Dr Jamila Rodrigues joined the CHHS on June 14th to present a talk entitled ‘Finding IKIGAI during times of crisis’.
Our ways of overcoming times of crisis critically depend on cultural ideas of living well since cultures conceptualise/experience well-being differently. This topic has raised interest in the social sciences, especially since the COVID-19 Pandemic. Rodrigues’ appeal is to understand how different people express well-being in the life settings in which they live. This talk focused on Japan, and the concept of ikigai (生き甲斐), translated as “a purpose in life” to address the question: how do Japanese people seem to balance well-being, life meaning, and joy in life during pandemic crisis?
Firstly, Rodrigues drew from the Japanese participant’s narratives from a large-scale project, Experiences of Social Distancing during the COVID-19 Pandemic. She used Ikigai-9, a psychometric tool developed by Japanese scholars (Imai, Osada &Nishimura 2012), tested by scholars in the UK (Fido & Kotera 2019) to measure one’s reason for being through dimensions of emotions towards one’s life, one’s future, and the acknowledgment of one’s existence. Rodrigues proposed that ikigai is one way of looking at well-being from a cultural basis that helps people to make sense of their “being in the world” during times of crisis (i.e., COVID-19 Pandemic).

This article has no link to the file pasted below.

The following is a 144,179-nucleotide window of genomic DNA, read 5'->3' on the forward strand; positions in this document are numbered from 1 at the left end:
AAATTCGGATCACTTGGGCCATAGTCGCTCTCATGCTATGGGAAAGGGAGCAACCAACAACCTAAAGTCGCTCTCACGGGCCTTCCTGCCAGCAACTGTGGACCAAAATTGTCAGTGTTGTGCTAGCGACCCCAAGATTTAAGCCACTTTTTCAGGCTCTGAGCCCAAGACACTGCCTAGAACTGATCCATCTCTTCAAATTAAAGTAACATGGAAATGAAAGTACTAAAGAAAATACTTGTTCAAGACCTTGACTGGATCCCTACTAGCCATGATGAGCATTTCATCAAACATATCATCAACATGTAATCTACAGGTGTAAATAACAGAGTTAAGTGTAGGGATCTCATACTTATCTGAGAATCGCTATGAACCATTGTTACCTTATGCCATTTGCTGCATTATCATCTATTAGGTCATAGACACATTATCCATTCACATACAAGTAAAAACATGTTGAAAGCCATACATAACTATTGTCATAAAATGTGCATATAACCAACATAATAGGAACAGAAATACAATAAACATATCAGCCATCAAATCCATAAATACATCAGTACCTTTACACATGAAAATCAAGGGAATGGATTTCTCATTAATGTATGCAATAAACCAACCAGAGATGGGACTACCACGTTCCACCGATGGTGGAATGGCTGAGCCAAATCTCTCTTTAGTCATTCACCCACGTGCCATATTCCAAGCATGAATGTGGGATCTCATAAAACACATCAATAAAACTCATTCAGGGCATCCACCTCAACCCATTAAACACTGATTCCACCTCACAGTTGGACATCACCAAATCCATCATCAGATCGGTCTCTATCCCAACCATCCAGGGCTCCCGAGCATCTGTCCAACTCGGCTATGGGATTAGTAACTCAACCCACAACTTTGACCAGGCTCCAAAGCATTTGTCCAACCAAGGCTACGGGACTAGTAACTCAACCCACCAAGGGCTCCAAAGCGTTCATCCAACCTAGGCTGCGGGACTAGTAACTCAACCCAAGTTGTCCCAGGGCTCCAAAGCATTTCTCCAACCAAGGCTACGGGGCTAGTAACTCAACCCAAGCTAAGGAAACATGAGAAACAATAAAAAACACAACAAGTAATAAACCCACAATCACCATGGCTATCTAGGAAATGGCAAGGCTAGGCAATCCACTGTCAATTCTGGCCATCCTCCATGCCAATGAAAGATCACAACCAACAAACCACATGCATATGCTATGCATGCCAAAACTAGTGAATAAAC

Secondly, Rodrigues presented the topic of her JSPS fellowship, which stems from the COVID-19 Pandemic Survey’s initial findings. The aim is to develop a framework that she calls “embodied ikigai,” based on cultural phenomenology (Csordas 1993), phenomenology of illness (Carel 2017), psychology (Kamiya 1966), and anthropology (Mathew 1996) studies on ikigai and Japan and cultural identity (Tanaka 2019). Rodrigues wishes to explore the idea that the gendered body can be understood as the subject of experience and that our bodies are the existential ground of self and culture. Focusing on ikigai as a bodily felt experience, Rodrigues wishes to clarify how Japanese women perceive ikigai as a cultural idea or motive in their lived experience through crisis.
Jamila Rodrigues is a postdoctoral researcher in the Embodied Cognitive Science Unit at OIST, where she contributes as a qualitative researcher to the COVID-19 pandemic experience. Rodrigues is a former dancer with extensive experience working as an anthropologist, doing ethnographic fieldwork in Europe, Africa, South America, and East Asia on embodiment, gender, religious studies, and selfhood expression (Rodrigues 2018). For her Master’s degree in Dance and Anthropology at the University of Cape Town, she received a Leverhulme Travel Abroad scholarship (2010-2012). She received the Vice Chancellor’s Scholarship for her DPhil in Anthropology and Islamic Ritual Studies at Roehampton University, UK (2014-2017).
In 2020, Rodrigues was awarded a Great Sasakawa short trip scholarship to visit the International Research Centre for Japanese Studies (Kyoto), for which she also conducted preliminary fieldwork on Okinawan shaman’s (yuta) embodied ritual experience. Recently, Rodrigues was awarded a JSPS fellowship for her study on ikigai (生き甲斐), translated as “a purpose in life,” to analyse Japanese women’s narratives related to the role of the bodies in embodying ikigai during times of crisis.